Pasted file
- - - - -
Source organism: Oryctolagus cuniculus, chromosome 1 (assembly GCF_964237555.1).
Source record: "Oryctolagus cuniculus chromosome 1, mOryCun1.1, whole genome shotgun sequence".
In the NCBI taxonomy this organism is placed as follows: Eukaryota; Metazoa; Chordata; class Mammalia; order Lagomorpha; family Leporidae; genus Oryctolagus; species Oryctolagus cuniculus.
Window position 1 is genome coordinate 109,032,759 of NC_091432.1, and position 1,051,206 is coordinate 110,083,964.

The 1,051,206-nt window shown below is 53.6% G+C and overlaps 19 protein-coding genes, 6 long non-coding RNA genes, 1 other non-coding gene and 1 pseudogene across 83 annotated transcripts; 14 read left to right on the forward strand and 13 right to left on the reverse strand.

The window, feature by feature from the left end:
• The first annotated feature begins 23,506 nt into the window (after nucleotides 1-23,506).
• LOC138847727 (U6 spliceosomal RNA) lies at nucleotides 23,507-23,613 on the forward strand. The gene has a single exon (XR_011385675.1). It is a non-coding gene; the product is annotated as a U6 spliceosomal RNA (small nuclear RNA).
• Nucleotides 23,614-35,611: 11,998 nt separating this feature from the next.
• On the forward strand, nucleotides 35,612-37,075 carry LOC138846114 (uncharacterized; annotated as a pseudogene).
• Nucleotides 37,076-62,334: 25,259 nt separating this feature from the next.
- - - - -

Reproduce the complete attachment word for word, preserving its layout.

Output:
Source organism: Oryctolagus cuniculus, chromosome 1 (assembly GCF_964237555.1).
Source record: "Oryctolagus cuniculus chromosome 1, mOryCun1.1, whole genome shotgun sequence".
In the NCBI taxonomy this organism is placed as follows: Eukaryota; Metazoa; Chordata; class Mammalia; order Lagomorpha; family Leporidae; genus Oryctolagus; species Oryctolagus cuniculus.
Window position 1 is genome coordinate 109,032,759 of NC_091432.1, and position 1,051,206 is coordinate 110,083,964.

The 1,051,206-nt window shown below is 53.6% G+C and overlaps 19 protein-coding genes, 6 long non-coding RNA genes, 1 other non-coding gene and 1 pseudogene across 83 annotated transcripts; 14 read left to right on the forward strand and 13 right to left on the reverse strand.

The window, feature by feature from the left end:
• The first annotated feature begins 23,506 nt into the window (after nucleotides 1-23,506).
• LOC138847727 (U6 spliceosomal RNA) lies at nucleotides 23,507-23,613 on the forward strand. The gene has a single exon (XR_011385675.1). It is a non-coding gene; the product is annotated as a U6 spliceosomal RNA (small nuclear RNA).
• Nucleotides 23,614-35,611: 11,998 nt separating this feature from the next.
• On the forward strand, nucleotides 35,612-37,075 carry LOC138846114 (uncharacterized; annotated as a pseudogene).
• Nucleotides 37,076-62,334: 25,259 nt separating this feature from the next.